Loving v. Virginia

-Submitted by David Drumm (Nal), Guest Blogger

500px-Seal_of_the_United_States_Supreme_CourtLoving v. Virginia (1967) was a case decided by a unanimous Supreme Court that invalidated all laws that prohibited inter-racial marriages. At the time, Virginia was one of 16 states that had statutes that prohibited and punished inter-racial marriages. Considering recent oral arguments regarding California’s Proposition 8 and the Federal Defense of Marriage Act (DOMA), the similarity to arguments made in support of anti-miscegenation statutes is striking.

One of the arguments used by those who oppose same-sex marriage is “does the state have the right to define marriage as it sees fit?” This issue was addressed by the Court in the opinion written by C.J. Warren:

… the State does not contend in its argument before this Court that its powers to regulate marriage are unlimited notwithstanding the commands of the Fourteenth Amendment.

The Court is not “redefining” marriage, it is setting the Constitutional bounds on the State’s police power.

Another argument used by those who oppose same-sex marriage is that the Equal Protection Clause of the Fourteenth Amendment does not apply since “there is no test or law banning gays from marrying a person of the opposite sex.” This was the same argument used by Virginia in Loving: “miscegenation statutes punish equally both the white and the Negro participants in an interracial marriage, these statutes, despite their reliance on racial classifications, do not constitute an invidious discrimination based upon race.”

The Court rejected the idea that “equal application” of Virginia’s law was enough to circumvent the proscriptions of the Fourteenth Amendment. Virginia had hoped to have its statutes considered under the rational basis test, where “any possible basis for concluding that they serve a rational purpose” would allow the statutes to be upheld.

The Loving Court also opined that marriage is one of the “basic civil rights of man,” and that the “freedom to marry has long been recognized as one of the vital personal rights essential to the orderly pursuit of happiness by free men.” This would seem to put marriage squarely in the category of fundamental rights, requiring application of strict scrutiny for purposes of equal protection analysis. In Shapiro v. Thompson (1969), the Court held that any burdening of a fundamental right must promote a “compelling governmental interest.” The denial of the fundamental right of marriage to same-sex couples doesn’t even pass the highly deferential rational basis level of scrutiny.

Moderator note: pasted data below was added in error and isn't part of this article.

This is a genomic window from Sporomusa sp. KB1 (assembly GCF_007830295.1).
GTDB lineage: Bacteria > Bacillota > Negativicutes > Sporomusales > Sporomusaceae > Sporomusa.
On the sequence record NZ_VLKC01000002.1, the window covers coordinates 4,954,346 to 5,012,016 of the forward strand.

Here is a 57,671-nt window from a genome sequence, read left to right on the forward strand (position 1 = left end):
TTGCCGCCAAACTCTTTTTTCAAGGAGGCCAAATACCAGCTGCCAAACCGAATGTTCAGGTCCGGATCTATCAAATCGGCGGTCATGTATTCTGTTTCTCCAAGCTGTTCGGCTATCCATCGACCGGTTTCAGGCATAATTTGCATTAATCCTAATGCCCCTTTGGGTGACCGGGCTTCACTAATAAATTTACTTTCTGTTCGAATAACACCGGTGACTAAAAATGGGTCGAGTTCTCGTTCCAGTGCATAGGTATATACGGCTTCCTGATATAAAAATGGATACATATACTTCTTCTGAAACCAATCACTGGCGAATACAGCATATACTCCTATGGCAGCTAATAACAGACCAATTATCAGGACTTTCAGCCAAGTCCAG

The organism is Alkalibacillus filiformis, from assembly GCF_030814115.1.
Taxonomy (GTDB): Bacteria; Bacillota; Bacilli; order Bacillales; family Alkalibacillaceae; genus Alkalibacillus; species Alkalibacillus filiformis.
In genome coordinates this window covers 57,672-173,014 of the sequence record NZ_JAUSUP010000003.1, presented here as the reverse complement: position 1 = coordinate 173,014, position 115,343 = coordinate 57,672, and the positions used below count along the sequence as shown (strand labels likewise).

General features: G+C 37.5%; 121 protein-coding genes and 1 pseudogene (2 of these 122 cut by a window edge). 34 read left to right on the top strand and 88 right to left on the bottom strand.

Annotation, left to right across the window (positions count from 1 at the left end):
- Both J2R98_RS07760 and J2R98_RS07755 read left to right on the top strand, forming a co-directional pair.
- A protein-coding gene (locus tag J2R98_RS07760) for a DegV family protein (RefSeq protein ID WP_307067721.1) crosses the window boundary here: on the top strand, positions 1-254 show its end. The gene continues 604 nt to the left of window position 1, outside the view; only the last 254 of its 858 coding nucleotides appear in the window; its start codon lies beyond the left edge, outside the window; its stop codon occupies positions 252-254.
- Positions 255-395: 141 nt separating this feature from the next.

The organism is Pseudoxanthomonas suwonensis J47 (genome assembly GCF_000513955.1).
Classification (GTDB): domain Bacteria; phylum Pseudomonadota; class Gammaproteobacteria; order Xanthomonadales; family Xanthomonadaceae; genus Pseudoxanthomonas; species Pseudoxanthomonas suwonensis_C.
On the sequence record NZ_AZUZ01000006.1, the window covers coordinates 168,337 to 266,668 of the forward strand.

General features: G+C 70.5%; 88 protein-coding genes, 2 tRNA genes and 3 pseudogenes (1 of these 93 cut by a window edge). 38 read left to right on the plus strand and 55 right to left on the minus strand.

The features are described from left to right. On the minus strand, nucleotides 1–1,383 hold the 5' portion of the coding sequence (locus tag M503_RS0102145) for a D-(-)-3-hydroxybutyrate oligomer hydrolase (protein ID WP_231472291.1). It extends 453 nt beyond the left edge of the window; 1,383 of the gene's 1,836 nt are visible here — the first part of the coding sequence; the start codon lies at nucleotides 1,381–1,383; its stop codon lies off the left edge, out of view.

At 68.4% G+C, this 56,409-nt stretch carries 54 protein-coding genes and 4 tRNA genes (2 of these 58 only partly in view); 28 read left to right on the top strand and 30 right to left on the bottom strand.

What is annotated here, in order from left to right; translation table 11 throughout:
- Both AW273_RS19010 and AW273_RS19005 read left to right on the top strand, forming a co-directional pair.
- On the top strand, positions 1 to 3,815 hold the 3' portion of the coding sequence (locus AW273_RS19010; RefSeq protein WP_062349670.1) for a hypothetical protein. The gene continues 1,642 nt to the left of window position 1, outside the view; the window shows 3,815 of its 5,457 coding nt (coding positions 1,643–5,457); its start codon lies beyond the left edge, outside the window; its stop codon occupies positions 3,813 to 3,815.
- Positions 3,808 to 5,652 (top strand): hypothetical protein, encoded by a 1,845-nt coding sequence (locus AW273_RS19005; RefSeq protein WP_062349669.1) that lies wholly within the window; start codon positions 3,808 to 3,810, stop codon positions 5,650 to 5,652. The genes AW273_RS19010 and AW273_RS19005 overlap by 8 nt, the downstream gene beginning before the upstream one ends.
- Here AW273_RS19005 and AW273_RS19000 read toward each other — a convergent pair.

J. Scalia, in his dissent in Lawrence v. Texas (2003), noted that the majority ruling leaves “state laws limiting marriage to opposite-sex couples” on pretty shaky ground. However, many agree with J. Scalia when he asserted that Lawrence was not a fundamental rights case. According to J. Scalia, any state that outlaws behavior that is “immoral and unacceptable,” will satisfy the rational basis test. How does one fail this test?

In McCulloch v. Maryland (1819), C.J. John Marshall wrote that the Constitution needs to be adapted to new situations if it is “to endure for ages to come.” Those who expound the Constitution should adopt Marshall’s “Adaptive Constitution” to ensure its continued relevance.

In Loving, the Court didn’t side-step the issue, but found that the Virginia’s statutory scheme “violates the Equal Protection and Due Process Clauses of the Fourteenth Amendment.”

H/T: Sandy Levinson, Gayle Lynn Pettinga (pdf), Arthur S. Leonard, Jeffrey D. Jackson (pdf).

48 thoughts on “<i>Loving v. Virginia</i>”

  1. randyjet,
    Whether same sex marriage was allowed in the 1960s is irrelevant to any argument that it might somehow be different. Legal principles can and do pass the test of time, even when society changes. I am not a lawyer, but have hung around enough courthouses over the years to have picked up some understanding of how things work by osmosis. Principles in Constitutional law hold fast, regardless. Radio, TV and the Internet certainly did not exist when the First Amendment was ratified. If one were concrete minded, it could be said the 1st A. only applied to printed material. Obviously, that is not the case.